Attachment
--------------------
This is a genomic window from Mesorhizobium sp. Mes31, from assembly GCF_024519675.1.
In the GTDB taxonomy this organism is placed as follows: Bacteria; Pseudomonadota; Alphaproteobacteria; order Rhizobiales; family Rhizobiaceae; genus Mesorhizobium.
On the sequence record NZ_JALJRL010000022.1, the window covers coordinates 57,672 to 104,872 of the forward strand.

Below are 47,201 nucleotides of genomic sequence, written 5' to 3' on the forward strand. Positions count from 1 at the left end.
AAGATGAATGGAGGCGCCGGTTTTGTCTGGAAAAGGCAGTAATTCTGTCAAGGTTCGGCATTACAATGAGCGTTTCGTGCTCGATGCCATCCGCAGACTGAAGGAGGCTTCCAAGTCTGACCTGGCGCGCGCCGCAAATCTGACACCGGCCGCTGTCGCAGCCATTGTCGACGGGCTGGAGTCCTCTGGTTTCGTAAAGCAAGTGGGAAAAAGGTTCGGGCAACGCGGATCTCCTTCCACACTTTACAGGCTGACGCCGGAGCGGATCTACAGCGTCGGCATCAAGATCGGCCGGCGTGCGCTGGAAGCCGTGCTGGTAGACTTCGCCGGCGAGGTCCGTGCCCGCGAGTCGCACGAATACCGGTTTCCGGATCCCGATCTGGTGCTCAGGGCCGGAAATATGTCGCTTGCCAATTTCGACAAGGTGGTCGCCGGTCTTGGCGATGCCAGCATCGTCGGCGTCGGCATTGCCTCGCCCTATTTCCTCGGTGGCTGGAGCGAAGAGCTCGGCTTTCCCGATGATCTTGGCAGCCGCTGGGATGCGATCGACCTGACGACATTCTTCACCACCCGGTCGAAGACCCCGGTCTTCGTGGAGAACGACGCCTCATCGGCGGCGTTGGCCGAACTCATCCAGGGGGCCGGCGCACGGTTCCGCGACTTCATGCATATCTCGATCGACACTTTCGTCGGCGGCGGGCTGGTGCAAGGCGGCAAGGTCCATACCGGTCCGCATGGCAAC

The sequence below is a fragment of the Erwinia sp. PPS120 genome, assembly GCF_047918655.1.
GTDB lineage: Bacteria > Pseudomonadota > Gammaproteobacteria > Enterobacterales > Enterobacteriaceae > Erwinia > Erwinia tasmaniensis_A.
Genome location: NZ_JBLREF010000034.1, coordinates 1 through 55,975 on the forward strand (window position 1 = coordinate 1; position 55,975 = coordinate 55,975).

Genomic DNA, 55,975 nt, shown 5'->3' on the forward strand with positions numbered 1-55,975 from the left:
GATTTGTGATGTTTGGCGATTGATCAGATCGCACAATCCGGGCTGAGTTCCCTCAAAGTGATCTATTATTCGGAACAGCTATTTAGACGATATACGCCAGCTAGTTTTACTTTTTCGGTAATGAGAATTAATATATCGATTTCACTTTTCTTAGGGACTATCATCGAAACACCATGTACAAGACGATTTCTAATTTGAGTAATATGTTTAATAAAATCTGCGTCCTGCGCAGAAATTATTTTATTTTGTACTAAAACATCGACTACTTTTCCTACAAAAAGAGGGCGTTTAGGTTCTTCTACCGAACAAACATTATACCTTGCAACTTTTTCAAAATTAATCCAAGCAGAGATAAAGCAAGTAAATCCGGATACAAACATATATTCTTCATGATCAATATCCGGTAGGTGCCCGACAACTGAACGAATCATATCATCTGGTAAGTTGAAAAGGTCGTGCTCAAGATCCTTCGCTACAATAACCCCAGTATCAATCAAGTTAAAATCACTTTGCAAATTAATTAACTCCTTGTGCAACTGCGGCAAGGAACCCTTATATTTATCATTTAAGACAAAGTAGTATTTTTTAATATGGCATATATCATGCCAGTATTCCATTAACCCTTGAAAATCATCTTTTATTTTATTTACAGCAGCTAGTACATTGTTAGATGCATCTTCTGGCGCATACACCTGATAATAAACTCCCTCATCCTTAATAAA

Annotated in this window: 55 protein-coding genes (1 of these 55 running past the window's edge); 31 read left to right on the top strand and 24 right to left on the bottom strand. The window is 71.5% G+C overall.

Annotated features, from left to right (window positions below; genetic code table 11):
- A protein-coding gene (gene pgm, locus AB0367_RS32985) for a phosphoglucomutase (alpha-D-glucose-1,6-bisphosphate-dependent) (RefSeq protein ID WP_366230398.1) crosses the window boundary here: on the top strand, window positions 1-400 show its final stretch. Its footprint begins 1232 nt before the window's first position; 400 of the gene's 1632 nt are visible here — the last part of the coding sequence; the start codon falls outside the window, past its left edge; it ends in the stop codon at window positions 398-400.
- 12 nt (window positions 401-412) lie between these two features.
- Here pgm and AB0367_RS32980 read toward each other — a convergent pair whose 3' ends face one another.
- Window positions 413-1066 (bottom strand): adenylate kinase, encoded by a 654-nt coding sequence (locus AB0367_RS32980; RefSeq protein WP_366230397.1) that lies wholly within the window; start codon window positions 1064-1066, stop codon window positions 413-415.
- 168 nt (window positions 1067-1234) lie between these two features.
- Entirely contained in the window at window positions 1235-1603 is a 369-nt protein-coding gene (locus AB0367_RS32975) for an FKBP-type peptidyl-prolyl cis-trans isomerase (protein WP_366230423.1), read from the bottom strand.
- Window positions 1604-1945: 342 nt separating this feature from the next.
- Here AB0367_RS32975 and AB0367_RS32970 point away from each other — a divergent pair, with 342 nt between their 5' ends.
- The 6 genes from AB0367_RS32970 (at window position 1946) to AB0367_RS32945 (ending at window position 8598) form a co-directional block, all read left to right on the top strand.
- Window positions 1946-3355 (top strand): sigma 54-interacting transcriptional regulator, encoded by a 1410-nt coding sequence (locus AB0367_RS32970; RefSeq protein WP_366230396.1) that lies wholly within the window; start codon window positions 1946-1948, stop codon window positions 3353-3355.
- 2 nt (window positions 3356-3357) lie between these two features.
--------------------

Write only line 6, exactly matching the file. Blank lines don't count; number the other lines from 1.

The sequence below is a fragment of the Erwinia sp. PPS120 genome, assembly GCF_047918655.1.